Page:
Human anatomy is something every physician must undergo as a medical student. Some move on to become great doctors, some move on to become great artists, helping to better educate students and improve upon many illustrated representations of the human body since the days of medieval medicine. But thankfully, you don't have to be in the medical profession to enjoy the beautiful art of the human body created for teaching purposes.
Arvind Gupta is an Indian educator and inventor who makes whimsical, elegant toys from simple and inexpensive materials. His site has hundreds of free project tutorials, with simply outlined instructions in the categories of science, math, astronomy and more. Below, peruse the video gallery and images for a selection of Gupta's inspiring work.
Make a cheap DIY electroscope, an instrument used for static electricty experiments, with items you would find around your home: A glass jar, two little pieces of aluminum foil, 14 gage copper wire, black electrical tape, a plastic lid to a container, a small plastic tube (or straw), and a hot glue gun (optional). This video shows you how to construct it, and how to test it.
Sugar (a carbohydrate) is dehydrated with concentrated sulfuric acid. Since a carbohydrate was once considered just hydrated carbon, if you remove the water, carbon would be left over. The acid rips the water out of the sugar and the heat generated by this reaction causes the water to turn to steam. A black mass of carbon is produced.
This video shows you how to make slime, or goo, without using borax which can be harsh on some people's skin. Rather than spending money on buying slime for your children in the toy store, simply mix water and cornstarch. You can even make it any color you want just by adding food coloring. Make slime without using borax.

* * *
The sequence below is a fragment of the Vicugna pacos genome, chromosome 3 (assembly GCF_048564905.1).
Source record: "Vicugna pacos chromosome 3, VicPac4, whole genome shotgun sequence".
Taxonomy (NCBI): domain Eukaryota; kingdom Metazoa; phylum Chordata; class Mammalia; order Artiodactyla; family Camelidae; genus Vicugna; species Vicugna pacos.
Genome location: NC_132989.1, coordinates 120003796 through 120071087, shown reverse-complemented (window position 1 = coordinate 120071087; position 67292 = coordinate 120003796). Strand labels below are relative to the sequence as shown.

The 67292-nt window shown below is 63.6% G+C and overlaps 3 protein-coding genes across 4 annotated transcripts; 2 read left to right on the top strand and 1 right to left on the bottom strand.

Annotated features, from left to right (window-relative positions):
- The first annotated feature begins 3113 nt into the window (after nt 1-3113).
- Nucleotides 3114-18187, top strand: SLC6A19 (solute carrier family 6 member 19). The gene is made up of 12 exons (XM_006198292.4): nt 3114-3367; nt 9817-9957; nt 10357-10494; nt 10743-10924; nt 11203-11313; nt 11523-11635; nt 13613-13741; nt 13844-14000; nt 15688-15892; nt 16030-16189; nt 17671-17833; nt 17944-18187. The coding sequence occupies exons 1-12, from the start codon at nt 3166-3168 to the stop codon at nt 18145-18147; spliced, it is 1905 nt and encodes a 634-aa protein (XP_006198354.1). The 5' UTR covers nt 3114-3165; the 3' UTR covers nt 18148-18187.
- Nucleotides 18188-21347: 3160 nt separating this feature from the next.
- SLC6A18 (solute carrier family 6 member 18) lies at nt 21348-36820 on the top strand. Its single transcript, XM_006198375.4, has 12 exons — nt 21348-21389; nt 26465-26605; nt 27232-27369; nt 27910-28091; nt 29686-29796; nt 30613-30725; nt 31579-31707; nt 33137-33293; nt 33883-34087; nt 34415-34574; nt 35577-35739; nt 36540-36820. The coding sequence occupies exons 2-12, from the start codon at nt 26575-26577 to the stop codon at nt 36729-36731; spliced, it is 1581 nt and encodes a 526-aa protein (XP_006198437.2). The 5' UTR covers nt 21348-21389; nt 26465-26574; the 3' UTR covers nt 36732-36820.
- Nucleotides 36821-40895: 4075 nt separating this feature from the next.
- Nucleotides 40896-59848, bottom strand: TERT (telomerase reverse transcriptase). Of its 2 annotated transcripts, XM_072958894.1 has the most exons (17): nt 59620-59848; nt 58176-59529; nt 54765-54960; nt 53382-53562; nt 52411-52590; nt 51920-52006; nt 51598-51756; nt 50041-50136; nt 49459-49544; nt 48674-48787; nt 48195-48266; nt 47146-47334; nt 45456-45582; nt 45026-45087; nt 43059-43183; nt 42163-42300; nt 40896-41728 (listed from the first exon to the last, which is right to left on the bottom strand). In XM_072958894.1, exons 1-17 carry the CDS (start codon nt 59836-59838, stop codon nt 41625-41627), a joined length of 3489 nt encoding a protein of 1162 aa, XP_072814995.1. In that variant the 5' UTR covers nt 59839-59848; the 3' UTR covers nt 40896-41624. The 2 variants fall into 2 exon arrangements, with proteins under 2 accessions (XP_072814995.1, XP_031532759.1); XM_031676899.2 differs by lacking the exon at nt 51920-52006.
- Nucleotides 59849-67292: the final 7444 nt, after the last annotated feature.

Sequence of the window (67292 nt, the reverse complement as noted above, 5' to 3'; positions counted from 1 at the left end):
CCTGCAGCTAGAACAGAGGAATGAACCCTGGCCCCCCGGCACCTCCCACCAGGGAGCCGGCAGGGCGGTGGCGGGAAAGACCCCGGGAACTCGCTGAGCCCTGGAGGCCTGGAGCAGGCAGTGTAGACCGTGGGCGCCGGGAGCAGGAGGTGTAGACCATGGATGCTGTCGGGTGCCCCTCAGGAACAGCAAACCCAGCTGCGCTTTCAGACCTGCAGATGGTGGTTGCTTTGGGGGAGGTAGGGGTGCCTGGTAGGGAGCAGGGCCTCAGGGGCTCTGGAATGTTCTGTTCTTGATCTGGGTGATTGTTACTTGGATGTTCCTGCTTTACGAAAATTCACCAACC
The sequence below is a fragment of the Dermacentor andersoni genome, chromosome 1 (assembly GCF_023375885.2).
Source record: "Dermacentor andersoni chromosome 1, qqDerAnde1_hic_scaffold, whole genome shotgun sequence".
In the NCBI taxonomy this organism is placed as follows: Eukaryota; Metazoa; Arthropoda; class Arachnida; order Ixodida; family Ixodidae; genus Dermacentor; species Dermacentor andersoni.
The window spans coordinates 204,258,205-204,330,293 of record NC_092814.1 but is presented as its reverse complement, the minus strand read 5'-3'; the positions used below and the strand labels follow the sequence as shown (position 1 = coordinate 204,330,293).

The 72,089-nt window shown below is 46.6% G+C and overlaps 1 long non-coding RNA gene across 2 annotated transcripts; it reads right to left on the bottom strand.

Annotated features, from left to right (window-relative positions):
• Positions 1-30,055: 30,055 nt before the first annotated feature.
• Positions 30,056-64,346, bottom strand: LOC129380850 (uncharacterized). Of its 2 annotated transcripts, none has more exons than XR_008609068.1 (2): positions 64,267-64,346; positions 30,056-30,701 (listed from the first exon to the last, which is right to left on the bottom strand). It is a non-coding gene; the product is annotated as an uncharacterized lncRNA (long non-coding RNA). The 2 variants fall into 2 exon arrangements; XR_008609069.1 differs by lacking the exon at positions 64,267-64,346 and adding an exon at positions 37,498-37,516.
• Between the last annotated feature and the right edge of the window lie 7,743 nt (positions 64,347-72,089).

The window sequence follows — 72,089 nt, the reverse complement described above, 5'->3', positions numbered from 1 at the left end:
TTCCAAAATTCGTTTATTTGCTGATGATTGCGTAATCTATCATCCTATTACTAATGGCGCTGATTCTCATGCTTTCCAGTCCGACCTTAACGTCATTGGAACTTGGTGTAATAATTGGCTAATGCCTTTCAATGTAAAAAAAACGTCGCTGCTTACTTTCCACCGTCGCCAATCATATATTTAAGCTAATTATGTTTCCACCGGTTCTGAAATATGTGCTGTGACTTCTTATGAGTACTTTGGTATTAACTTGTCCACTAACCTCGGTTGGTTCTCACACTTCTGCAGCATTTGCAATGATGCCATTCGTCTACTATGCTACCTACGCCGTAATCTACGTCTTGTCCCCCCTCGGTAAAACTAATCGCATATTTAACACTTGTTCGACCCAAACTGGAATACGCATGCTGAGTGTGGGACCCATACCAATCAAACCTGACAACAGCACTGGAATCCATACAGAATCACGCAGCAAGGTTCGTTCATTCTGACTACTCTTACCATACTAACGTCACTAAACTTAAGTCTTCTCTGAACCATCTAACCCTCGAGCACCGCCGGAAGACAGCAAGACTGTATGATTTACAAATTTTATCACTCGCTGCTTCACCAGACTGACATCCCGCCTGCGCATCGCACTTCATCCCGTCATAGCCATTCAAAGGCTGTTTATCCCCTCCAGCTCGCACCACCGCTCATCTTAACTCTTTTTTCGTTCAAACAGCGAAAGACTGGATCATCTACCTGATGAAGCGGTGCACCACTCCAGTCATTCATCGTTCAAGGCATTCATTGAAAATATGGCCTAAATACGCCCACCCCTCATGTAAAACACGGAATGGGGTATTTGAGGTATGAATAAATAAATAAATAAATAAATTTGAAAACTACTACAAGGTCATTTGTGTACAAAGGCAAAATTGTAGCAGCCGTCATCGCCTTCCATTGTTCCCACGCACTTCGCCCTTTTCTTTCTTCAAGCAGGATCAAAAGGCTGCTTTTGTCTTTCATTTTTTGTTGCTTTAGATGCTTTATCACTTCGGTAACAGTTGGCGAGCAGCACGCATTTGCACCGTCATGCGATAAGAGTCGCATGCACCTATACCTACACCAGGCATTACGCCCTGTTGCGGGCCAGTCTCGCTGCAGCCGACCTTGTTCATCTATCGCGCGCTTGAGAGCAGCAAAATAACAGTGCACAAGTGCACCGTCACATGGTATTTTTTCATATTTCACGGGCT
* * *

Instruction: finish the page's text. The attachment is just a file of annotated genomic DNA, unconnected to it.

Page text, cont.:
For this tutorial, you will need some water, table salt, a few square feet of aluminum foil, a needle, some steel wool, a pair of wired alligator clips, a thick paper towel and a voltmeter to test out your new battery.
Think you can lift an ice-cube with nothing but a piece of string? In this cool how-to science lesson, Steve Spangler shows us how to do it, and explains what happens when salt is put on ice. We all know that salt is used to melt ice and snow, but do you know why? Leave it Steve Spangler to turn this basic science lesson into an after-dinner trick you'll use to amaze your friends.
Want to make your own electromagnet? It's easier than you'd think. It's so easy, in fact, that this video guide can present a complete and thorough overview of the entire magnet making process in just over two minutes. For complete instructions and a list of necessary materials, watch this free home science how-to.
Can't turn silver into gold? Don't worry, at least you can turn an ordinary ivory egg into silver. That's better than nothing, right?
Not a trick or an illusion: this is real! A normal balloon is examined and blown up by a spectator and then a long needle is plunged through the balloon without popping it. Learn how to do this amazing feat of magical science. The balloon does not pop, even though the needle is really puncturing it!